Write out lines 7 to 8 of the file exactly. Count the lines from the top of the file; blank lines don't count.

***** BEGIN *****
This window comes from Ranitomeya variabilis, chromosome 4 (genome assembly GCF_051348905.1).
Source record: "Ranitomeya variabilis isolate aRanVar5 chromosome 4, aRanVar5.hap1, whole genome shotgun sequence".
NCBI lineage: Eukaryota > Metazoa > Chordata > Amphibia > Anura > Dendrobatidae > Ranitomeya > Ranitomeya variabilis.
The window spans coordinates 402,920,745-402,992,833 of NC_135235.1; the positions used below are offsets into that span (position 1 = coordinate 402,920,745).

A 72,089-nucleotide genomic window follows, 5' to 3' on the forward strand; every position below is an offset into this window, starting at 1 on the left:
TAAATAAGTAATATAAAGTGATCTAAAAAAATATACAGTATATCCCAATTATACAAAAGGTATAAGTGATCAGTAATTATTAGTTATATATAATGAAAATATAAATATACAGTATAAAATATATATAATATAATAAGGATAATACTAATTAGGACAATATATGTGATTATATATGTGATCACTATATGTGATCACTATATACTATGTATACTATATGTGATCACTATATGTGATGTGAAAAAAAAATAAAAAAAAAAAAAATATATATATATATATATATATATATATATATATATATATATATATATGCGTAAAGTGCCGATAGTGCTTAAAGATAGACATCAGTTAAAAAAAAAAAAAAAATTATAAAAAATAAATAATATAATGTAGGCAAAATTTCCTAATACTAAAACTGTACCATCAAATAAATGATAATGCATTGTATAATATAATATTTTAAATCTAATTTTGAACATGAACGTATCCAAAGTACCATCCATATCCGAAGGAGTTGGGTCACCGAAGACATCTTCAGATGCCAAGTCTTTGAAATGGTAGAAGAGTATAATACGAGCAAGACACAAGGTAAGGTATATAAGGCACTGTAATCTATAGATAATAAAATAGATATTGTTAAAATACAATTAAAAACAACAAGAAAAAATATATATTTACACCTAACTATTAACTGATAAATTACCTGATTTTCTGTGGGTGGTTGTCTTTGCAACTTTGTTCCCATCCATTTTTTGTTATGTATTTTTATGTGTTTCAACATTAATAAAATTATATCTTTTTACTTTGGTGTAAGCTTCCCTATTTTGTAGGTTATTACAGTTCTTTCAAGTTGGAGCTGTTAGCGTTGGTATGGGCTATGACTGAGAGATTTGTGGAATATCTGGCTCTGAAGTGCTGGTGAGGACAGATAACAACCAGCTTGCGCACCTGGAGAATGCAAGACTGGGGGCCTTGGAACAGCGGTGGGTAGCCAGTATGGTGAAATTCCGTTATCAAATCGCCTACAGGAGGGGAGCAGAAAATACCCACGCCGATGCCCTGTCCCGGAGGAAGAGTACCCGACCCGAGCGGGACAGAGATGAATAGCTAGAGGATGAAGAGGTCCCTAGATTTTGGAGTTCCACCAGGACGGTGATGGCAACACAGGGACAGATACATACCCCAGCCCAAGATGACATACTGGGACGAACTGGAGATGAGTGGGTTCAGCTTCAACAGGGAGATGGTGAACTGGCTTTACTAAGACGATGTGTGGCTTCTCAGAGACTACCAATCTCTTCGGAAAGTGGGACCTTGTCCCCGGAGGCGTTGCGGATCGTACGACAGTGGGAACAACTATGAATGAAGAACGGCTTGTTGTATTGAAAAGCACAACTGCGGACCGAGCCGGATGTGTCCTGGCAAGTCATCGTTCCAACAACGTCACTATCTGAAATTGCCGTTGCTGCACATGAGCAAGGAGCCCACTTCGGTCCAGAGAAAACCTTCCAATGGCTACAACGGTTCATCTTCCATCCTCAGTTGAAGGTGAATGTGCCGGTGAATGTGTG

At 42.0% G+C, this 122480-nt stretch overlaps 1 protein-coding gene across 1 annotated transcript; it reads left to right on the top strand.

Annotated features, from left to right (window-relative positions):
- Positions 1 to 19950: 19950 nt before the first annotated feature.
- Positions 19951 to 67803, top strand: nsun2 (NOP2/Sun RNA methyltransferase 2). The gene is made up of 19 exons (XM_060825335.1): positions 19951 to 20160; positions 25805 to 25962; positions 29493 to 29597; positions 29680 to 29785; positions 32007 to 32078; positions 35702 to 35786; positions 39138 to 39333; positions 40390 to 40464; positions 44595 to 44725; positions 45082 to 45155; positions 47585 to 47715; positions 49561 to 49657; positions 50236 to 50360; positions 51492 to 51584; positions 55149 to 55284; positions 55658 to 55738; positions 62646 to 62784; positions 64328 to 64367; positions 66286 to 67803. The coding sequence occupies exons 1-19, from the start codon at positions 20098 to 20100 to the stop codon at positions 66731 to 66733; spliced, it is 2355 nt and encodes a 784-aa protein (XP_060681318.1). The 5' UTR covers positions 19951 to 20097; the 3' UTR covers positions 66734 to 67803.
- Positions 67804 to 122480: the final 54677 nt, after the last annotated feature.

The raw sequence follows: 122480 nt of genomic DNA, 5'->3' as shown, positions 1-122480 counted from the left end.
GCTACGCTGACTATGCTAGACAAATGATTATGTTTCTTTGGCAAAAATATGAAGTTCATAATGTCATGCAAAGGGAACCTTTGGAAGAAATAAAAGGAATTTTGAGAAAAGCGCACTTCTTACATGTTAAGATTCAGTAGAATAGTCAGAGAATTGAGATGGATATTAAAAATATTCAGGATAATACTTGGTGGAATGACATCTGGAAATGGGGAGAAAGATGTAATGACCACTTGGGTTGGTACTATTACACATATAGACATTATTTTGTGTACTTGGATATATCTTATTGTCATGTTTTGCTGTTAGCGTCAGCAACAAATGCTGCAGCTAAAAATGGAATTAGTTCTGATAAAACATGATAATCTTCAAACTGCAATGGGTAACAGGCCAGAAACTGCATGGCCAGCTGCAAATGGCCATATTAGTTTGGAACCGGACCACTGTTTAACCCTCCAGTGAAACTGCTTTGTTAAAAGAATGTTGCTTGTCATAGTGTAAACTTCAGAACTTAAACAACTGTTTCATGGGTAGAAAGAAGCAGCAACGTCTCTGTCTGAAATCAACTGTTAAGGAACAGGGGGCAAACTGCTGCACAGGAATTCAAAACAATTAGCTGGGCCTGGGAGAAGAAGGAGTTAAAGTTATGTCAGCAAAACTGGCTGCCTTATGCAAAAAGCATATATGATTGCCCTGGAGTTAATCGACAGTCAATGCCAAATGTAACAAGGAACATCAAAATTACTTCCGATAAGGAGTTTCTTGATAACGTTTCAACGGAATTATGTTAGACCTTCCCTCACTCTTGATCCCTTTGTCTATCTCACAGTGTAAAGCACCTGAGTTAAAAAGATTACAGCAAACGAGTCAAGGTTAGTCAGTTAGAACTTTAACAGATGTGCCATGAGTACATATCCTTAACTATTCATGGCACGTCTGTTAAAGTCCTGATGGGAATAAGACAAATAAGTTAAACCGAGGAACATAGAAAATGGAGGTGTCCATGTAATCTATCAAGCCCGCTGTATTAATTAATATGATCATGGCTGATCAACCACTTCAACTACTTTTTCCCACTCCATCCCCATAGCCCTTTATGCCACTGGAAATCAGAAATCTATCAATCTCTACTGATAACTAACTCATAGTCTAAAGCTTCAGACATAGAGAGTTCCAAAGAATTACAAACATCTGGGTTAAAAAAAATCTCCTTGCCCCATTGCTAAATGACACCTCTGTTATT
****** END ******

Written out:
At 42.0% G+C, this 122480-nt stretch overlaps 1 protein-coding gene across 1 annotated transcript; it reads left to right on the top strand.

Annotated features, from left to right (window-relative positions):